Mobility 2040

The Future of Transportation in the City of Brampton

Sometimes it hard to imagine what is going to happen next week let alone by 2040. But that’s what the City of Brampton Transportation Planning staff are trying to do as they envision how transportation in this City will evolve by the year 2040. They are launching a study to update the current 2015 Brampton Transportation Master Plan into a new Brampton Mobility Plan that will guide the City’s investment in transportation over the next 17 years. They are looking for your input. Join a virtual public meeting on July 18th at 7:00pm. And you can provide comments in a survey and map that is available until the end of July.

Brampton’s 2040 Vision process was started in the spring of 2017 and involved thousands of City residents from all walks of life, plus businesses and other stakeholders. The final vision document, which was endorsed by City Council in 2018, includes elements about the environment, jobs and urban centres, neighbourhoods, transportation, social matters, health, arts and culture. Achieving the Brampton 2040 Vision means transportation in the City should be moving to become : a mosaic of safe, integrated transportation choices and new modes, contributing to civic sustainability, and emphasizing walking, cycling, and transit.”

Today, more than 80% of transportation trips in the City are made by car. For many of those trips, the car holds only one occupant. This is bad news for the community for many reasons.

Cars add significant pollution to our environment, including particulates, noxious gases and C02 emissions. About 60% of Brampton’s carbon emissions come from transportation with 80% of that produced by car travel.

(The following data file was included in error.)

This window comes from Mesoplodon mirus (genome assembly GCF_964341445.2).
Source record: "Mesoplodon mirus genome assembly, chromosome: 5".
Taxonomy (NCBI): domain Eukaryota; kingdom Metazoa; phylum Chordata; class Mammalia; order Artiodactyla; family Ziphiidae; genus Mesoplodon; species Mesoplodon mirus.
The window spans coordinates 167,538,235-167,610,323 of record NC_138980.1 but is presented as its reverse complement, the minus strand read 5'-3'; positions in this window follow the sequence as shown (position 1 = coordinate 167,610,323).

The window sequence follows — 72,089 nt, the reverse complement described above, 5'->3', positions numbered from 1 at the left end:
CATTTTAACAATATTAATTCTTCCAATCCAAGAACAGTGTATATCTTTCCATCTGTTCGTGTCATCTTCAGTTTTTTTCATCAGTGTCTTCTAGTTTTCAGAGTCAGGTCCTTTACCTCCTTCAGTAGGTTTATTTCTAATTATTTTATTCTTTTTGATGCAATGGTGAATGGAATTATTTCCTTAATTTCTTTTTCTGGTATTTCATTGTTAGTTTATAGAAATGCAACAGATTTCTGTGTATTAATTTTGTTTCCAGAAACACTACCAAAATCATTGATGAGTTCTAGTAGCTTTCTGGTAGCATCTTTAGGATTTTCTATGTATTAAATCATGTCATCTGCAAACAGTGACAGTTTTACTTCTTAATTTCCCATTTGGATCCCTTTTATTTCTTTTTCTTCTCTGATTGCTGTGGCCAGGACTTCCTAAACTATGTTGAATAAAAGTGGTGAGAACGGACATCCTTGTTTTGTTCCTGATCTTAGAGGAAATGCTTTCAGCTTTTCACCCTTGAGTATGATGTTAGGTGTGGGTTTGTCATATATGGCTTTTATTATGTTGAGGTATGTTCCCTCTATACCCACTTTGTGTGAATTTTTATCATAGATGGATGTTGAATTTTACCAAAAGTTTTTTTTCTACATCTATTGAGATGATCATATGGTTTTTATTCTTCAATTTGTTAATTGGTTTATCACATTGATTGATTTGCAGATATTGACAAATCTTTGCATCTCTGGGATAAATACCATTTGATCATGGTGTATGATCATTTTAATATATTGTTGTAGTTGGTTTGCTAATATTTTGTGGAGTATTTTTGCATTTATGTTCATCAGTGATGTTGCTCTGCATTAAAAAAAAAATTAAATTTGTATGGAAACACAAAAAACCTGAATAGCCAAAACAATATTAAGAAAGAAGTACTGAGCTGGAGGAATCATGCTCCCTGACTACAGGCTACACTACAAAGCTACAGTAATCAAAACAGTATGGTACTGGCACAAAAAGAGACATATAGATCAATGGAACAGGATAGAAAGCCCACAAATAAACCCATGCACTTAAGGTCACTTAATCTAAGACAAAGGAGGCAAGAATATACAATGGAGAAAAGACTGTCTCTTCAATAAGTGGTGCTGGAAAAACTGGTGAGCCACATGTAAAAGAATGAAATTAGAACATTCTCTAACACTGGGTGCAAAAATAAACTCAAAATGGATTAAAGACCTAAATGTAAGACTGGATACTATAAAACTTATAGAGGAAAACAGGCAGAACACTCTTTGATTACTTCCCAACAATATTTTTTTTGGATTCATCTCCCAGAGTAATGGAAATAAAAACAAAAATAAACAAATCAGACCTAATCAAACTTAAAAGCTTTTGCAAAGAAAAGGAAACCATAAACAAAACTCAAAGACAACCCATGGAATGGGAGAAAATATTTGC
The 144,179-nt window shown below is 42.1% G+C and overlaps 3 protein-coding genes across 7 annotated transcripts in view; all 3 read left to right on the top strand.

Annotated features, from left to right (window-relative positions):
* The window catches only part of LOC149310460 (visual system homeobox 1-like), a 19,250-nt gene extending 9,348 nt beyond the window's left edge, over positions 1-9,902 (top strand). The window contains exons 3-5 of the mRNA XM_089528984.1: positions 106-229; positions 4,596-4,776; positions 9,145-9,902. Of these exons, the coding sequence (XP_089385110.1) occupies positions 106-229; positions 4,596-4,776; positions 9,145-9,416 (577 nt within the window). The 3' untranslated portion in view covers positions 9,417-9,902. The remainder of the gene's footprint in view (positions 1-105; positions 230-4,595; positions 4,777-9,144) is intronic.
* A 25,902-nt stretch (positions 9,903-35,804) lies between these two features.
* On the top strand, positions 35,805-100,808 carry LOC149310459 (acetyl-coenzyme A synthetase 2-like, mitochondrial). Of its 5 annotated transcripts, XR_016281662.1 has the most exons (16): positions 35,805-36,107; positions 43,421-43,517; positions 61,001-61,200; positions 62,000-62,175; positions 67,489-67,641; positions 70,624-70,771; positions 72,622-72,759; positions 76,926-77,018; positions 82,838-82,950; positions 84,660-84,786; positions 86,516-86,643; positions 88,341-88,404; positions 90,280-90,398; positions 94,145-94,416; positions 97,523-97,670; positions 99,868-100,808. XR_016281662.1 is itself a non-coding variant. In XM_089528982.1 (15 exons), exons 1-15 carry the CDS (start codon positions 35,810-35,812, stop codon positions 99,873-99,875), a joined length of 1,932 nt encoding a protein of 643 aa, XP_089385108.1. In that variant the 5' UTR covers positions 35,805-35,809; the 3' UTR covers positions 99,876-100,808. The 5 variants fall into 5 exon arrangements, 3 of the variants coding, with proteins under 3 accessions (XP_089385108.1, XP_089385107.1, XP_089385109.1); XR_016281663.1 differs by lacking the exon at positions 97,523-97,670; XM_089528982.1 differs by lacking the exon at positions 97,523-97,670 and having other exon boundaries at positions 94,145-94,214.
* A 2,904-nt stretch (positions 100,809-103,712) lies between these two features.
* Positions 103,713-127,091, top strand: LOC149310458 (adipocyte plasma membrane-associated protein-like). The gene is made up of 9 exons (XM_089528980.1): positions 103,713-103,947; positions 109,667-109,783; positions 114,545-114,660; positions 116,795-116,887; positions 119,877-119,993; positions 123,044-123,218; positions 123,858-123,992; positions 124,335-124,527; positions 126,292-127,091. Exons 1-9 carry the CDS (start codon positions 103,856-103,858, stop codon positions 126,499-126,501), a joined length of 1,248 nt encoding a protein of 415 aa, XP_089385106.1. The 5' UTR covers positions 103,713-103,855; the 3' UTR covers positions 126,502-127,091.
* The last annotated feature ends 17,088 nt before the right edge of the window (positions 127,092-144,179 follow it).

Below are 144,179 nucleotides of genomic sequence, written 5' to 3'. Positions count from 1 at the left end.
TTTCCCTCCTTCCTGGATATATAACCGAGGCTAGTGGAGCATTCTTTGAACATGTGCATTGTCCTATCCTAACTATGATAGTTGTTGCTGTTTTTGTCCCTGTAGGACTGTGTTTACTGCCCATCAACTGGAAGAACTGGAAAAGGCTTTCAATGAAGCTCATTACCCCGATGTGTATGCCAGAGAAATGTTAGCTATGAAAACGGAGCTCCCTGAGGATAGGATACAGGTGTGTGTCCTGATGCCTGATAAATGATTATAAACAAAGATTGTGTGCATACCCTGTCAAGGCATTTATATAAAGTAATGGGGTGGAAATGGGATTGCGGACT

Cars create road congestion along with road wear and tear. Road and gas taxes pay for only a fraction of these costs. The general taxpayer subsidizes the rest.

Car travel contributes to and encourages sedentary lifestyle which is a major cause of cardiovascular, respiratory and other diseases such as Type II Diabetes. The economic costs of our lifestyle choices run into the billions of dollars for Peel Region alone, to say nothing of the human suffering these diseases inflict.

Car travel also contributes to our sense of social isolation. North American roads tend to be “over-engineered” leading to travel speeds higher than the posted limit. Wide, multi-lane roads act as both a physical and psychological barrier to anyone wanting to travel by anything other than personal automobile.

Studies have shown that people who live on busy streets had fewer friends and acquaintances those living on quieter roads. On a heavily trafficked street, people feel besieged by cars while those on a quieter road felt more a sense of community. Others have noted that the pattern of commute travel by car common in most suburbs, “makes it virtually impossible to encounter the strangers who are my neighbours, apart from those immediately next door.” If we see our neighbours as strangers, then what does that imply for our feelings toward other motorists, or pedestrians and cyclists.

The increased incidence of speeding, street racing, and road rage provides an indication of what our roads might look and feel like if the current trends continue into 2040 as Brampton’s population approaches a million.

We have to recognize that single occupancy car travel is becoming increasingly costly, environmentally, socially, and economically. Building and maintaining road infrastructure, as well as places to store cars, has created an unsustainable public debt burden.

There must be a better way and there is. It involves compact communities where the majority of goods and services are within a 10-15 minute walk or bike ride away. Building cities in this way allows us to connect to transit and make better use of land. It also requires us to build fewer road lanes and makes more public space available for parks and recreational activities.

We don’t need to wait for the future to build compact communities. Many of us are living in one right now. More than half of the transportation trips in the City are 7 kilometers or less. Seven kilometers is about a 20 minute bike ride. So, where possible make the sustainable transportation choice. And let City staff know you want them to support you in making those choices by making streets easier and safer to get around by walking and cycling.

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